On Wednesday, North Korea agreed to halt its nuclear tests, uranium enrichment and missile launches, and to allow nuclear inspectors. The announcement came after the two days of talks between US and North Korean officials in Beijing, the first of such contact since the death of North Korea’s leader Kim Jong Il. North Korea’s announcement could pave the way for the resumption of the six-party nuclear disarmament talks and was welcomed by China.
The unexpected breakthrough was announced simultaneously by the US State Department and North Korea’s official news agency.
North Korea said it would allow nuclear inspectors from the UN’s International Atomic Energy Agency to check on its Yongbyon nuclear complex to confirm that the moratorium on uranium enrichment has been applied.
The State Department said that in return, the US was ready to proceed with a proposed 240,000 metric-ton food aid package requested by North Korea and that, depending on need, more aid could be agreed to.
The Obama administration also officially stated that the US “reaffirms that it does not have hostile intent toward [North Korea] and is prepared to take steps to improve our bilateral relationship”.
The agreement was met with relief by diplomats and officials over the opportunity of progress, but also with caution due to North Korea’s history of receiving international aid without abiding by agreements.
Secretary of State Hillary, while calling the agreement as “a modest step in the right direction”, cautioned that the US still had “profound concerns” about North Korea’s nuclear programme and behaviour in many areas.
However, US Republicans questioned whether America should be seen as sustaining a North Korean government that has brutally suppressed opposition for decades, become a major arms proliferator and resumed a secret nuclear programme.
IAEA officials said the North’s announcement is “an important step forward” and that they were prepared to return to the country. IAEA inspectors left the country after a 2009 missile test launch.
Analysts called the deal an important preliminary step and said the return of IAEA inspectors would give the world a significant window into North Korea's nuclear progress.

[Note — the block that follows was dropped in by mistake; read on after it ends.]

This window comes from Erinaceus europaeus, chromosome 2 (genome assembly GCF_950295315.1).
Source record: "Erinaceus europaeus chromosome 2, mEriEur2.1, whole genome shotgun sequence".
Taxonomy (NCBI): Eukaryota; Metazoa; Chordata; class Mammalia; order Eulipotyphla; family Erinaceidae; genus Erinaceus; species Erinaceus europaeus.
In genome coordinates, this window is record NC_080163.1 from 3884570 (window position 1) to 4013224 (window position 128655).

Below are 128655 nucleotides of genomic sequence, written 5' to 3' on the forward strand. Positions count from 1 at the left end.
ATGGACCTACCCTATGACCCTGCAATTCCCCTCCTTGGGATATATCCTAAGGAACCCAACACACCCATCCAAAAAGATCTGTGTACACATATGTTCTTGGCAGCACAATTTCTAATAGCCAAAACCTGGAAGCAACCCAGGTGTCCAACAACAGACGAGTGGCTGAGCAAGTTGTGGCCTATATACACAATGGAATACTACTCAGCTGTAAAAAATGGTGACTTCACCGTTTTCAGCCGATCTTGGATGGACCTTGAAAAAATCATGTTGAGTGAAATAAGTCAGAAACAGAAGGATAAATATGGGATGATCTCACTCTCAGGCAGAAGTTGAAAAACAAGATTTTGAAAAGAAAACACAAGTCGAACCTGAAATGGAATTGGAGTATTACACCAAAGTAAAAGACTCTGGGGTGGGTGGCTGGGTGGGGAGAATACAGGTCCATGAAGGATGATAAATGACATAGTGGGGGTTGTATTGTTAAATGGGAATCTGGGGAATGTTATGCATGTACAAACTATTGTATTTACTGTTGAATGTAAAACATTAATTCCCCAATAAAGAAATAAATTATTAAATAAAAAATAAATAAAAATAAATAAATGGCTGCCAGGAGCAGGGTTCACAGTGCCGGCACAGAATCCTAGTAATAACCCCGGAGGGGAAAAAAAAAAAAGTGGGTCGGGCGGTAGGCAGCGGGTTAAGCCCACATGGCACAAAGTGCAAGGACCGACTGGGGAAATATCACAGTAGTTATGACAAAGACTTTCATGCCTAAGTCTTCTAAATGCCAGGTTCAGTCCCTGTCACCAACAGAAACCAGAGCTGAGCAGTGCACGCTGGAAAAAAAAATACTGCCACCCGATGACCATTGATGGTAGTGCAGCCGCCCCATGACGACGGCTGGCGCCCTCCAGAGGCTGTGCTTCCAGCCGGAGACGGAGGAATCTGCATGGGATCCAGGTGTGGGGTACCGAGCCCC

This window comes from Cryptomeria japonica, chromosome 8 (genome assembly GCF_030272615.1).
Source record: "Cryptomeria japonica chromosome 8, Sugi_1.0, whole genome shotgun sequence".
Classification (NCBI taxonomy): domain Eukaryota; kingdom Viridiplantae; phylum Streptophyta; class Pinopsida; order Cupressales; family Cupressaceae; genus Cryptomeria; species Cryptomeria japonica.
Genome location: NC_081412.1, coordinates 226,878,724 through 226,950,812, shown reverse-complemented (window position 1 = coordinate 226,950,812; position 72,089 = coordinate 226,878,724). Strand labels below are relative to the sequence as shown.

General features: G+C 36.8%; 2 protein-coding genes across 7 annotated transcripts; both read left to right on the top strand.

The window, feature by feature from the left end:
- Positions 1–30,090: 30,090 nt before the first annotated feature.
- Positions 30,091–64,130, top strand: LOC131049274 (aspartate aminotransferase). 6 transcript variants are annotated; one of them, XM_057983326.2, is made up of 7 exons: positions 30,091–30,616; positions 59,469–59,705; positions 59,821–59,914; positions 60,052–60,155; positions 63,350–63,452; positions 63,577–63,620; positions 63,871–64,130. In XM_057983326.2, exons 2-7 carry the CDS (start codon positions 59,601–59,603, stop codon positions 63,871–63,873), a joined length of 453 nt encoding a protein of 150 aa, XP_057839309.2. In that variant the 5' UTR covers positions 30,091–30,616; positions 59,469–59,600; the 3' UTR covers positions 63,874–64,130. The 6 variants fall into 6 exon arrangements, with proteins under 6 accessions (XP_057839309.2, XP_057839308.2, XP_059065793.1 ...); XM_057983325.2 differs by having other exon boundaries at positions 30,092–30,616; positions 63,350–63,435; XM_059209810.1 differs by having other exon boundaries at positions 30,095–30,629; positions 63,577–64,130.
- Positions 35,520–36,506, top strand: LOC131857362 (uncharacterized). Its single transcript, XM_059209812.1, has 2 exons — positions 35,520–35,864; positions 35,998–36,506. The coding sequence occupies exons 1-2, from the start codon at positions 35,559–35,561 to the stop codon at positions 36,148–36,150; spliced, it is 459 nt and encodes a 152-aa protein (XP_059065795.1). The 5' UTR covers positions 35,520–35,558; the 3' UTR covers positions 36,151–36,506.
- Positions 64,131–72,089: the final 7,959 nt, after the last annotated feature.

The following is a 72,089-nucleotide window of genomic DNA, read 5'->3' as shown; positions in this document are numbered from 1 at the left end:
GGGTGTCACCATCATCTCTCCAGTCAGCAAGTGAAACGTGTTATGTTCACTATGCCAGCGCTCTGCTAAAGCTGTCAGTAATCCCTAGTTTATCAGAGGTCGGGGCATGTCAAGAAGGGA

Report: North Korea agrees to nuclear moratorium, IAEA inspections [Reuters, 29 Feb 2012]
Report: N Korea agrees to suspend nuclear tests [Financial Times, 29 Feb 2012]
Report: North Korea Agrees to Curb Nuclear Work; U.S. Offers Aid [NY Times, 29 Feb 2012]
Report: North Korea Pledges New Nuke Freeze [Wall Street Journal, 29 Feb 2012]
China praises North Korean agreement
China on Thursday welcomed North Korea’s agreement. “China welcomes the improvement in relations between North Korea and the US, and the contribution they have made towards protecting the peace and stability of the (Korean) peninsula,” Chinese foreign ministry spokesman Hong Lei said in a statement on the ministry’s website.
Analysis terms development as “welcome news” but cautious on prospects
North Korea’s announcement has been seen as a major concession, according to a BBC analysis, with the US also “playing along”. This development marks progress in the North Korean issue given fears that Kim Jong Un would show his mettle by conducting a missile or nuclear test to mark the mid-April centenary of his late grandfather Kim Il Sung, and also due to the fact that the North has agreed to suspend all nuclear activities and allow IAEA inspectors. But as always, caution was needed and “only time will tell” what the long term outcome will be.
Analysis: North Korea: The denuclearisation dance resumes [BBC, 29 Feb 2012]